We’re really not so incapable of running our own affairs.

        2. Ray Phenicie

          Show me how a single payer system would work to address our broken health care system. I’d like the major issues addressed at the link below to be discussed in your analysis.

          this is a brief summary of the full report done by the Institute of Medicine.
          The full report is here

          From the summary:
          ” if the system cannot consistently deliver today’s science and technology, it is even less prepared to respond to the extraordinary advances that surely will emerge during the coming decades. . . .
          There is a dearth of clinical programs with the multidisciplinary infrastructure required to provide the full complement of services needed by people with common chronic conditions . . .
          The health care delivery system also is poorly organized to meet the challenges at hand. The delivery of care often is overly complex and uncoordinated, requiring steps and patient “handoffs” that slow down care and decrease rather than improve safety.”

          Your suggestion for a single payer would not address quality issues that are discussed in the article above. Just to play devil’s advocate, what if the pediatrician’s manager was correct in that she was taking the wrong course of action? Do we know necessarily that physicians are always correct? I can inform you from painful experience that we do not. There are various skill sets need to be a successful physician and if a particular physician is not following best practices in that field, then what?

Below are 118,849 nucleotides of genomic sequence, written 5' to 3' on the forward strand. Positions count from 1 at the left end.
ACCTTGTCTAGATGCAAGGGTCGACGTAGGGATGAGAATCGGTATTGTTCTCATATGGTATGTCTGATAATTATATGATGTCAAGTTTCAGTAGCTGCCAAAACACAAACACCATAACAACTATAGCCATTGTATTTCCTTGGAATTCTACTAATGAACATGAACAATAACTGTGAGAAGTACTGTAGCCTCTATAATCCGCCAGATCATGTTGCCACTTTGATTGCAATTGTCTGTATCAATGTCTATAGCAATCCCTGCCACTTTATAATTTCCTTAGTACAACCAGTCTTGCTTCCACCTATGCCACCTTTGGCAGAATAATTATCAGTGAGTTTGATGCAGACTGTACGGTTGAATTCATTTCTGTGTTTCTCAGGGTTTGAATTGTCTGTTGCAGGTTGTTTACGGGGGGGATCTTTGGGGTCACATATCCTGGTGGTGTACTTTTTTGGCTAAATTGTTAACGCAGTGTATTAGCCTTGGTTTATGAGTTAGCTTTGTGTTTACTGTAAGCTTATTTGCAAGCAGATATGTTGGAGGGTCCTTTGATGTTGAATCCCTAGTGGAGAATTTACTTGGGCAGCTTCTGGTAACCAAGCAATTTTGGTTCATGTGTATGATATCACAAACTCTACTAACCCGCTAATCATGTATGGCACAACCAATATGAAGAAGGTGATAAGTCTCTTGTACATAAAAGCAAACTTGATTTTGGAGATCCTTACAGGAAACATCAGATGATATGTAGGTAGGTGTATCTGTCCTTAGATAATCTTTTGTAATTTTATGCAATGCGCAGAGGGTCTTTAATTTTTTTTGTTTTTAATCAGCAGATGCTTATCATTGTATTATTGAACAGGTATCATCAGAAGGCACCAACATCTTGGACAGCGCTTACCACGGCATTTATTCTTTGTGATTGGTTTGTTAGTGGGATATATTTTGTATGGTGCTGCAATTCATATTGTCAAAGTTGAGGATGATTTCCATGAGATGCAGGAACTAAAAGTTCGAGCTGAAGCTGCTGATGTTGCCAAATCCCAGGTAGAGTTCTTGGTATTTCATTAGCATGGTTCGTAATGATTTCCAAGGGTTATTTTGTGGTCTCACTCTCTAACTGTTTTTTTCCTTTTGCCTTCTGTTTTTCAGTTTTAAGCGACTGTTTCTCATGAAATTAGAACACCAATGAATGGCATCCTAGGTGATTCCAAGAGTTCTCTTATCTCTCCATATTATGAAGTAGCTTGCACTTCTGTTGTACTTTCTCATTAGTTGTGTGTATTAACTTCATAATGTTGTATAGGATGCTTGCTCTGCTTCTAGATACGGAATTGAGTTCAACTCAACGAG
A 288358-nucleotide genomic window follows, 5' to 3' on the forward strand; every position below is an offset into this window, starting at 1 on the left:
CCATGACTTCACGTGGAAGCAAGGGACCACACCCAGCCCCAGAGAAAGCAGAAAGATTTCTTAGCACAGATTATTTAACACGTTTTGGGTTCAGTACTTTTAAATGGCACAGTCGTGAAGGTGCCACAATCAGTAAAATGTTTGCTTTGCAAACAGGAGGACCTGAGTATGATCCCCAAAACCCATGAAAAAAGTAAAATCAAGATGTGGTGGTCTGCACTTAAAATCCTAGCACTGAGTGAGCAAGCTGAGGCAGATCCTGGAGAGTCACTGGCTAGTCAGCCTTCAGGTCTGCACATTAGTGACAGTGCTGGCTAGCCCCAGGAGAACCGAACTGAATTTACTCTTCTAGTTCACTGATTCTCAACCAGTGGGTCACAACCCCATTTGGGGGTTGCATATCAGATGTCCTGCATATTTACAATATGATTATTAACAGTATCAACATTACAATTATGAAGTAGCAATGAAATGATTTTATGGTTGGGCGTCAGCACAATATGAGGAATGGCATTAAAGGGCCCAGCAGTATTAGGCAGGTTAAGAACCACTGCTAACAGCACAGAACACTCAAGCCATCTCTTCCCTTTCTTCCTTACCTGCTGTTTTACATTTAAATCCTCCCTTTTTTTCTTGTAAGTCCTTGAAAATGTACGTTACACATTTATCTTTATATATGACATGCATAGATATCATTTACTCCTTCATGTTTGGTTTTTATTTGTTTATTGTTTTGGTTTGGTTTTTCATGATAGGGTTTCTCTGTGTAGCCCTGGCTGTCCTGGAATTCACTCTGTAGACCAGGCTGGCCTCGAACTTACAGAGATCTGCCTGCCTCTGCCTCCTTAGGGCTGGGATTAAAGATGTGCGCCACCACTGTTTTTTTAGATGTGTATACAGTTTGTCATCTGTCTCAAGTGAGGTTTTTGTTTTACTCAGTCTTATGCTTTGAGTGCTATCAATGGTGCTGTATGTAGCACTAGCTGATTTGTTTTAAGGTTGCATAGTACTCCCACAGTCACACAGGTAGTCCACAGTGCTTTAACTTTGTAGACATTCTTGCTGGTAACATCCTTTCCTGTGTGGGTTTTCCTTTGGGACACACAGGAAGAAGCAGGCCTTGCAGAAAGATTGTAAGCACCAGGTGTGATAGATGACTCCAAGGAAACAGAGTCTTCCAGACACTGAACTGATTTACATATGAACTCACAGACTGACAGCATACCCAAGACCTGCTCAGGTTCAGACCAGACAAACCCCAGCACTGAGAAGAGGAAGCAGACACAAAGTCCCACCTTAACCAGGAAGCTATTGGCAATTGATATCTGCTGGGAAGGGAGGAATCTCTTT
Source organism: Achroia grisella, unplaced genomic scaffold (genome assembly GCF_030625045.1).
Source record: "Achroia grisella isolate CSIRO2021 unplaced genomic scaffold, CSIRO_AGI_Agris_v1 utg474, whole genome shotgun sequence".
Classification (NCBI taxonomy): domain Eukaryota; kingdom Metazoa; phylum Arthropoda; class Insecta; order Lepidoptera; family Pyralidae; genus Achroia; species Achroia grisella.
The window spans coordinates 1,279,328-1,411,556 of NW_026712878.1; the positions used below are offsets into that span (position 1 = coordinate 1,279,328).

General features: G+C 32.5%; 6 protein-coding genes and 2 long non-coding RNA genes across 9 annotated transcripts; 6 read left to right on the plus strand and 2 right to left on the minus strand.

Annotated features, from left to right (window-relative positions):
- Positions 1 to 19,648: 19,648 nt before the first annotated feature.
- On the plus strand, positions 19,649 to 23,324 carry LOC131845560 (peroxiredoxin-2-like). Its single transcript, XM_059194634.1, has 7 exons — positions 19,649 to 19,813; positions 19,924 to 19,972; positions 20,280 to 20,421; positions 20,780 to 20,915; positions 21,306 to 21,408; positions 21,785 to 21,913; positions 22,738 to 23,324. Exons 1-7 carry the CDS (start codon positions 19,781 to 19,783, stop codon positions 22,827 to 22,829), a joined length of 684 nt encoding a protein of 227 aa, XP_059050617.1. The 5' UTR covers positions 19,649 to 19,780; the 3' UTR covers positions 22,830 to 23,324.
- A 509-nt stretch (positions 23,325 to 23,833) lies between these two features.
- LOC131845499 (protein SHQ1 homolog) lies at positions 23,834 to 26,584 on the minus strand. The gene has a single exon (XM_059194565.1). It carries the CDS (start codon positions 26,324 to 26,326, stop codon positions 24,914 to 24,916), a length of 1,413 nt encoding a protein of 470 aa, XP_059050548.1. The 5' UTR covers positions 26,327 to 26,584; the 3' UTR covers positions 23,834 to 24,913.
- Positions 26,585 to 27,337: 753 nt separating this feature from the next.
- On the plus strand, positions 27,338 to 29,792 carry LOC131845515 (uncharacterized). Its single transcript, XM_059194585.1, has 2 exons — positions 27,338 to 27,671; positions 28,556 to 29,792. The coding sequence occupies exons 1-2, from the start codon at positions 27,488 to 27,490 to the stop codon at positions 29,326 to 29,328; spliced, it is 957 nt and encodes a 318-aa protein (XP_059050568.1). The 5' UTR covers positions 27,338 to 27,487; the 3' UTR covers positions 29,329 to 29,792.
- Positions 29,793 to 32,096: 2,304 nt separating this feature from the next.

How would a single payer system address the huge discrepencies that exist in qaulity of physician training? Just throwing billions and billions at the problem does not improve the quality of care.

          1. Lambert Strether

            The two issues are orthogonal; because the present health care system is far from perfect is no reason to deny health care for all as a matter of right.

            That said, by not implementing single payer, we’re leaving $400 billion a year of savings on the table; if there’s any money being thrown, it’s by for-profit rentiers who are looting the system. So take that $400 billion and use some of it for quality improvement instead of a vast medical insurance bureaucracy hell bent on profiting by denying care?

    2. Heron

      That’s basically how it works in Germany, though along with the public insurer there’s a treatment price-list that limits physician income to “only” being upper-middle class. A nice house, a comfrortable life, weekends at the golf club, but sadly no 2nd Ferrari.

    3. Dr Duh


      “What they, the providers, don’t like is that their ability to gouge, escape best practice and push ineffective even dangerous drugs would be severely curtailed.”

      spoken like someone who’s never walked an inch in my shoes. But hey, it’s a semi-free country, patronize your local crystal healer if you like.

      I very reluctantly supported Obama-care, inspite of the obvious implication for my pocketbook, on the basis of expanding access to care. Instead, it is turning into yet another looting opportunity. More strong work from The-More-Effective-of-Two-Evils(tm)